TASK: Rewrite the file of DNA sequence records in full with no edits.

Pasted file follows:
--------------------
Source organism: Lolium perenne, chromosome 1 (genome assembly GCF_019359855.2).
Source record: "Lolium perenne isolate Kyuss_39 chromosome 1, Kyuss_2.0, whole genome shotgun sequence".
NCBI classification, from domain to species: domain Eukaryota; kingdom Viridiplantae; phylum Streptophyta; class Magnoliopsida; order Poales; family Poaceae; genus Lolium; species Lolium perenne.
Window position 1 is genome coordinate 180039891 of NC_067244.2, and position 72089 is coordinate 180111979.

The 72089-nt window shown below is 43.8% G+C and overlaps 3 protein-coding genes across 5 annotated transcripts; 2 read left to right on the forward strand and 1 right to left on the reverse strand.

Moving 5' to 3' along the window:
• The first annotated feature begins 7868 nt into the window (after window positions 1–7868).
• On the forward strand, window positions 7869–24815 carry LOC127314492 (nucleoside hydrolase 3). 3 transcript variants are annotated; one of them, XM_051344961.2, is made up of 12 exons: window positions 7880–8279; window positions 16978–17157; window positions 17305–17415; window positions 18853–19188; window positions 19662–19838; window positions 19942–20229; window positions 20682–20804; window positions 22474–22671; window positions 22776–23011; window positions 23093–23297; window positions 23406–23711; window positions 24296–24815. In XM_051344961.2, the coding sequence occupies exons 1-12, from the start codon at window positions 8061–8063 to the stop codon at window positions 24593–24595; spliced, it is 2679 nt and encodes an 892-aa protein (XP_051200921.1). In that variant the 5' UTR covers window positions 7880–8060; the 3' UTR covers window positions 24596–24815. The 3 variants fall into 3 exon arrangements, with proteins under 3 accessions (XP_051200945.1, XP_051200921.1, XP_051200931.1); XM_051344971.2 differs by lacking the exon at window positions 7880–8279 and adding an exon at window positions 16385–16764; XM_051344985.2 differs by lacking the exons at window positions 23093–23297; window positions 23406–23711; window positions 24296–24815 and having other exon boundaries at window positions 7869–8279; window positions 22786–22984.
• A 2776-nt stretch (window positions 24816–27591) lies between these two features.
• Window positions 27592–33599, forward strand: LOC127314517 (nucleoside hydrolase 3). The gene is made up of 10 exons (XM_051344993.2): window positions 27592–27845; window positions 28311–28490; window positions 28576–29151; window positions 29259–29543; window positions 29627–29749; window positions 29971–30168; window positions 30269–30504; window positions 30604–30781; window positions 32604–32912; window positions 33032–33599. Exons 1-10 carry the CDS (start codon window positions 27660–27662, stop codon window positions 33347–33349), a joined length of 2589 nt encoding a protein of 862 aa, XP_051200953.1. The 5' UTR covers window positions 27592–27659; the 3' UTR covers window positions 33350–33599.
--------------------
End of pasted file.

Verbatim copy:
Source organism: Lolium perenne, chromosome 1 (genome assembly GCF_019359855.2).
Source record: "Lolium perenne isolate Kyuss_39 chromosome 1, Kyuss_2.0, whole genome shotgun sequence".
NCBI classification, from domain to species: domain Eukaryota; kingdom Viridiplantae; phylum Streptophyta; class Magnoliopsida; order Poales; family Poaceae; genus Lolium; species Lolium perenne.
Window position 1 is genome coordinate 180039891 of NC_067244.2, and position 72089 is coordinate 180111979.

The 72089-nt window shown below is 43.8% G+C and overlaps 3 protein-coding genes across 5 annotated transcripts; 2 read left to right on the forward strand and 1 right to left on the reverse strand.

Moving 5' to 3' along the window:
• The first annotated feature begins 7868 nt into the window (after window positions 1–7868).
• On the forward strand, window positions 7869–24815 carry LOC127314492 (nucleoside hydrolase 3). 3 transcript variants are annotated; one of them, XM_051344961.2, is made up of 12 exons: window positions 7880–8279; window positions 16978–17157; window positions 17305–17415; window positions 18853–19188; window positions 19662–19838; window positions 19942–20229; window positions 20682–20804; window positions 22474–22671; window positions 22776–23011; window positions 23093–23297; window positions 23406–23711; window positions 24296–24815. In XM_051344961.2, the coding sequence occupies exons 1-12, from the start codon at window positions 8061–8063 to the stop codon at window positions 24593–24595; spliced, it is 2679 nt and encodes an 892-aa protein (XP_051200921.1). In that variant the 5' UTR covers window positions 7880–8060; the 3' UTR covers window positions 24596–24815. The 3 variants fall into 3 exon arrangements, with proteins under 3 accessions (XP_051200945.1, XP_051200921.1, XP_051200931.1); XM_051344971.2 differs by lacking the exon at window positions 7880–8279 and adding an exon at window positions 16385–16764; XM_051344985.2 differs by lacking the exons at window positions 23093–23297; window positions 23406–23711; window positions 24296–24815 and having other exon boundaries at window positions 7869–8279; window positions 22786–22984.
• A 2776-nt stretch (window positions 24816–27591) lies between these two features.
• Window positions 27592–33599, forward strand: LOC127314517 (nucleoside hydrolase 3). The gene is made up of 10 exons (XM_051344993.2): window positions 27592–27845; window positions 28311–28490; window positions 28576–29151; window positions 29259–29543; window positions 29627–29749; window positions 29971–30168; window positions 30269–30504; window positions 30604–30781; window positions 32604–32912; window positions 33032–33599. Exons 1-10 carry the CDS (start codon window positions 27660–27662, stop codon window positions 33347–33349), a joined length of 2589 nt encoding a protein of 862 aa, XP_051200953.1. The 5' UTR covers window positions 27592–27659; the 3' UTR covers window positions 33350–33599.